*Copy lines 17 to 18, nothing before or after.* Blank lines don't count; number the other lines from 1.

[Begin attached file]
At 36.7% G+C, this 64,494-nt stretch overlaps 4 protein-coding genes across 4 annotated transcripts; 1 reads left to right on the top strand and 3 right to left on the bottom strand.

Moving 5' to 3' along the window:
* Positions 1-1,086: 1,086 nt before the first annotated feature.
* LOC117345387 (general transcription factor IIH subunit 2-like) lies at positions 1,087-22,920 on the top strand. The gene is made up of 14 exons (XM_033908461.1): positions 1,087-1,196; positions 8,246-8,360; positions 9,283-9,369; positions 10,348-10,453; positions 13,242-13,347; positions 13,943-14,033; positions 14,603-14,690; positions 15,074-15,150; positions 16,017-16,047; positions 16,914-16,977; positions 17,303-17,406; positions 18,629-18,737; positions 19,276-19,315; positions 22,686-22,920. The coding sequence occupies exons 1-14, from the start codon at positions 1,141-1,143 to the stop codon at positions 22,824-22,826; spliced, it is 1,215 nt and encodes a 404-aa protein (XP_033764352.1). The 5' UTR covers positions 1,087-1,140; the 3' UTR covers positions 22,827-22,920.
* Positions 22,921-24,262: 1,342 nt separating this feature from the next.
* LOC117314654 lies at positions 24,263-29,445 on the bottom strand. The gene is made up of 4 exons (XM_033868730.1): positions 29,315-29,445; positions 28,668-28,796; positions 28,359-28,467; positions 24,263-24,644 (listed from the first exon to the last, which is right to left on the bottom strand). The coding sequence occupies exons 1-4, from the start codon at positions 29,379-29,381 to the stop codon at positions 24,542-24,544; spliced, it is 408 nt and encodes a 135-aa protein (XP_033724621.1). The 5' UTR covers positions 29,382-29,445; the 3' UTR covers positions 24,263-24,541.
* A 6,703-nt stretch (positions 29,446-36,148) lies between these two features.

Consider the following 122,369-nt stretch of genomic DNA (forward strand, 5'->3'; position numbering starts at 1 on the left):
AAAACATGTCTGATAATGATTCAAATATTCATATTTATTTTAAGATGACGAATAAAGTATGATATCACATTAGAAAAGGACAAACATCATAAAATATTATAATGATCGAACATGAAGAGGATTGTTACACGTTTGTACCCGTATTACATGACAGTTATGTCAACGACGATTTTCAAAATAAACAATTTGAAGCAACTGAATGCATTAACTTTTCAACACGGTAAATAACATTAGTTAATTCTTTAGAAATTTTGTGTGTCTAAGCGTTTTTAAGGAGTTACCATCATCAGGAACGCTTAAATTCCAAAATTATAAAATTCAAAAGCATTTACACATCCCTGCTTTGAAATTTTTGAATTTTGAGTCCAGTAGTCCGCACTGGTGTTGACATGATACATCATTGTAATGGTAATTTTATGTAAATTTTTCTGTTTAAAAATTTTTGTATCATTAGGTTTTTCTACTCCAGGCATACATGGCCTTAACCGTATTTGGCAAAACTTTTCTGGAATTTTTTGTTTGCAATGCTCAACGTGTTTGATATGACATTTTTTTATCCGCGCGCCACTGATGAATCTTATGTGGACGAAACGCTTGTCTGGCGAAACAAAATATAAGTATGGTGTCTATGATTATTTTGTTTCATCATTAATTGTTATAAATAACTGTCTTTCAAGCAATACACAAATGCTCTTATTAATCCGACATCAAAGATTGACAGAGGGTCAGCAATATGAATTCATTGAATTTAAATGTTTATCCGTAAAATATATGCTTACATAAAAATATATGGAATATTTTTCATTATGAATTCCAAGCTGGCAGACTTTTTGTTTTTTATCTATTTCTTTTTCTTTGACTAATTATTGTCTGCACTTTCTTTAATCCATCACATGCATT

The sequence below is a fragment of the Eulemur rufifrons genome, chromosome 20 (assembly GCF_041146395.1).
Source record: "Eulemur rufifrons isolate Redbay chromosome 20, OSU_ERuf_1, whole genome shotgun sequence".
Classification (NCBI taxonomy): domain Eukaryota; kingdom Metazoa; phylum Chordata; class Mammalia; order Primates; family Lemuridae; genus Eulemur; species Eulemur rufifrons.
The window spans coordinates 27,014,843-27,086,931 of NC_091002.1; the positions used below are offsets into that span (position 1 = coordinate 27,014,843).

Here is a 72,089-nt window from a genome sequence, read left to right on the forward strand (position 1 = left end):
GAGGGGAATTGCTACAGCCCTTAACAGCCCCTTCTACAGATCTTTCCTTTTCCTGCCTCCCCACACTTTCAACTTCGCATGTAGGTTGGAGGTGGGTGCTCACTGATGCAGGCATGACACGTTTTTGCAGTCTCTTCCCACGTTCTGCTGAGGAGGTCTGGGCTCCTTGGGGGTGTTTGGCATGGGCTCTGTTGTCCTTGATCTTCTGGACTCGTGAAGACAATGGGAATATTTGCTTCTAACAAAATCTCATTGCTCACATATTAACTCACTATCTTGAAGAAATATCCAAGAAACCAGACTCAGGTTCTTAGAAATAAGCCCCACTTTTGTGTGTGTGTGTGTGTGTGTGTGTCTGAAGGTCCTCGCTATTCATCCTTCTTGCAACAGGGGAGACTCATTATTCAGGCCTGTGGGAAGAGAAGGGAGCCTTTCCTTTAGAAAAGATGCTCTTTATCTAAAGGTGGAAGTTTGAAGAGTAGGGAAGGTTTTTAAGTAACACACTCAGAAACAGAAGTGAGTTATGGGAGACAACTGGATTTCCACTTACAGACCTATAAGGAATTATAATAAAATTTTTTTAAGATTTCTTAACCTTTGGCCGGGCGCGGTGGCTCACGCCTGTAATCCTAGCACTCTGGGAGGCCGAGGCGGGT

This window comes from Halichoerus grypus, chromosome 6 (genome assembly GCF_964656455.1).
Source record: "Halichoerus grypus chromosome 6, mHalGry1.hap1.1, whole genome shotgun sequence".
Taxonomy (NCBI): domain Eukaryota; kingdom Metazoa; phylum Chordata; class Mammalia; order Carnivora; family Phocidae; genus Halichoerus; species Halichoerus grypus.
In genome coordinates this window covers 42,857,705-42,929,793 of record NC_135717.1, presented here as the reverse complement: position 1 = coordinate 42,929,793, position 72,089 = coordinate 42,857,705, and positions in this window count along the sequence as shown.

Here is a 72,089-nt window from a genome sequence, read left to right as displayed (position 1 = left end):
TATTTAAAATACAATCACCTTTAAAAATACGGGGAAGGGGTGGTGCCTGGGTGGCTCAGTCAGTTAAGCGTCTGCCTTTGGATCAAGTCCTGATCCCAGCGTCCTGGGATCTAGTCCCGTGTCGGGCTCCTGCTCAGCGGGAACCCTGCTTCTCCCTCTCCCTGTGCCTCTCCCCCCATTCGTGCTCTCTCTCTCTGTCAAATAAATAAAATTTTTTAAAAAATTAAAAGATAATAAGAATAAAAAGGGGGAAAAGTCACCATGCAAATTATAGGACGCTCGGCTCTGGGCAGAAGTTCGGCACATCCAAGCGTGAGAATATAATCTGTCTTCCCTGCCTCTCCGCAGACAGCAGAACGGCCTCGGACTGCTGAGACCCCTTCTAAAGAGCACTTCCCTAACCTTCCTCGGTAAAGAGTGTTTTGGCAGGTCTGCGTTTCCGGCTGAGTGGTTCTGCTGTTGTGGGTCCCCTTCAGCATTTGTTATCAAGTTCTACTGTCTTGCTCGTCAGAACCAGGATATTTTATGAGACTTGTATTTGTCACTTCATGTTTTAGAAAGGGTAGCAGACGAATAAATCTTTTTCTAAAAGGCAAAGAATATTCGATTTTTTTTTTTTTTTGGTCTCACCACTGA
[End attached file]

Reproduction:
Source record: "Halichoerus grypus chromosome 6, mHalGry1.hap1.1, whole genome shotgun sequence".
Taxonomy (NCBI): domain Eukaryota; kingdom Metazoa; phylum Chordata; class Mammalia; order Carnivora; family Phocidae; genus Halichoerus; species Halichoerus grypus.